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Mass shooters want fame. Here's why we should stop giving it to them.

WDBJ employee Karen Loftus gets a hug from Donna Anderson, whose daughter works at the station, after a press conference about the two journalists who were killed on August 27 in Roanoke, Virginia.
WDBJ employee Karen Loftus gets a hug from Donna Anderson, whose daughter works at the station, after a press conference about the two journalists who were killed on August 27 in Roanoke, Virginia.
Jay Paul/Getty Images

Why did a shooter in Virginia kill two journalists on Wednesday and film himself doing it? One possible reason: He wanted the attention.

That's an explanation given by University of North Carolina sociologist Zeynep Tufekci in the New York Times:

In a further grotesque twist, the killer filmed the episode and posted his first-person shooter video on social media. "See Facebook," he tweeted, directing readers to the video that he also posted on Twitter, and which auto-played on many streams as people shared the posts.

This is probably exactly what the shooter, who took two lives and then his own on Wednesday in Virginia, was hoping for in his engineering of mass media and viral infamy. And he is not the only one.

What if other potential mass killers share the desire for that kind of attention? Could they, after seeing the widespread media coverage of Wednesday's Virginia shooting, be inspired to carry out their own violent acts?

This isn't an unfounded fear. A July study published in the journal PLOS One found "significant evidence that mass killings involving firearms are incented by similar events in the immediate past" — characterizing mass shootings as "contagious." And this seemed to be true only for events in which four or more people are killed, according to the study — "possibly indicating that the much higher frequency of such events compared with mass killings and school shootings reduces their relative sensationalism, and thus reduces their contagiousness."

Tufekci referenced previous research with similar findings:

After studying 160 "active shooter" events over the past decade, with access to information beyond what the public knows, Andre Simons, of the FBI's Behavioral Analysis Unit, concluded that "the copycat phenomenon is real." When the FBI report summarizing the research was released in 2014, he said: "We think we're seeing more compromised, marginalized individuals who are seeking inspiration from those past attacks."

There's good reason to believe that this also applied specifically to the Virginia shooter. A 23-page manifesto, faxed to ABC News by someone claiming to be the shooter, praised other mass shooters — commenting on their kill "tally" and how one of them did a better job killing people than others. It's a callous disregard for human life, but it's also suggestive of what the Virginia shooter was after.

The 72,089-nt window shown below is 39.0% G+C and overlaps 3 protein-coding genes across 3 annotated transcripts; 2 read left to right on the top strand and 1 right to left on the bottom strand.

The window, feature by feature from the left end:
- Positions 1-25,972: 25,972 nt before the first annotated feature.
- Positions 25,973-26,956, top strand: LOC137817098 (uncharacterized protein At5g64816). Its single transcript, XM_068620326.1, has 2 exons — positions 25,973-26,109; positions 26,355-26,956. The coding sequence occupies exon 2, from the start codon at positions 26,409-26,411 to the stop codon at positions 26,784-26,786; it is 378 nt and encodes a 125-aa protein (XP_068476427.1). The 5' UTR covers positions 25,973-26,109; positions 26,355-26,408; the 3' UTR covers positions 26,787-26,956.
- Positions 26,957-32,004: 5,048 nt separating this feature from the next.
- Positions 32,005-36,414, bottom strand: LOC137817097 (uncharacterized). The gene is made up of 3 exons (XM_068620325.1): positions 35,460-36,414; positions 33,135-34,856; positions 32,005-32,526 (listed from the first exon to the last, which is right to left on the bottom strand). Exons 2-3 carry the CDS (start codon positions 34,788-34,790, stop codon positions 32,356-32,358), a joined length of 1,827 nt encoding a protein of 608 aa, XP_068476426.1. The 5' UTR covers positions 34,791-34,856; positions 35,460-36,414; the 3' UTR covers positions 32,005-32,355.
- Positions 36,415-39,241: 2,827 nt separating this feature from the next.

How the media might be able to help — and when it might not be able to

The media needs to cover these events — they're important to public safety, and readers really care about them. These shootings can highlight the need for new laws and policies, such as gun control. And Katherine Newman, co-author of Rampage: The Social Roots of School Shootings, told CNN that coverage of shootings can encourage students and adults to come forward with information about suspicious people.

"While there's a spike in shootings following an incident, there's an even bigger spike in reported plots," Newman said. "This is because people are vigilant and come forward with their suspicions and concerns."

So how can the press cover these events and not give killers the attention they may crave?

There's no easy answer. One start would be to not share the alleged gunmen's own videos and images — as thousands of people (and some media outlets) did after the suspected shooter posted footage of the shooting on Twitter and Facebook. And the media could avoid publishing pictures of the killers or showing their faces at all: Explain the events and what happened, but leave the shooter's identity out of it.

Sometimes this might not bet the best option, though. In cases where the alleged shooter is still out there — as the Virginia suspect was for several hours after the killing — sharing any video or pictures can help catch the perpetrator. After a man in June shot and killed nine people in a predominantly black church in Charleston, South Carolina, the North Carolina florist who tipped off police to his whereabouts said she recognized the shooter's distinctive haircut from pictures in news reports.

Still, some people will continue to post the names and pictures of shooters — even after they are captured or killed — and many in the public will keep Googling these details. There's always going to be a demand, and someone will satisfy it.

But major outlets could make a difference. If the images and names of mass killers are confined to the buried pages of Google instead of the front page of the New York Times, they're going to get way less notoriety — and shooters will know it. That may not happen anytime soon, but it's worth a thought.

Watch: America's biggest gun problem is the one we never talk about

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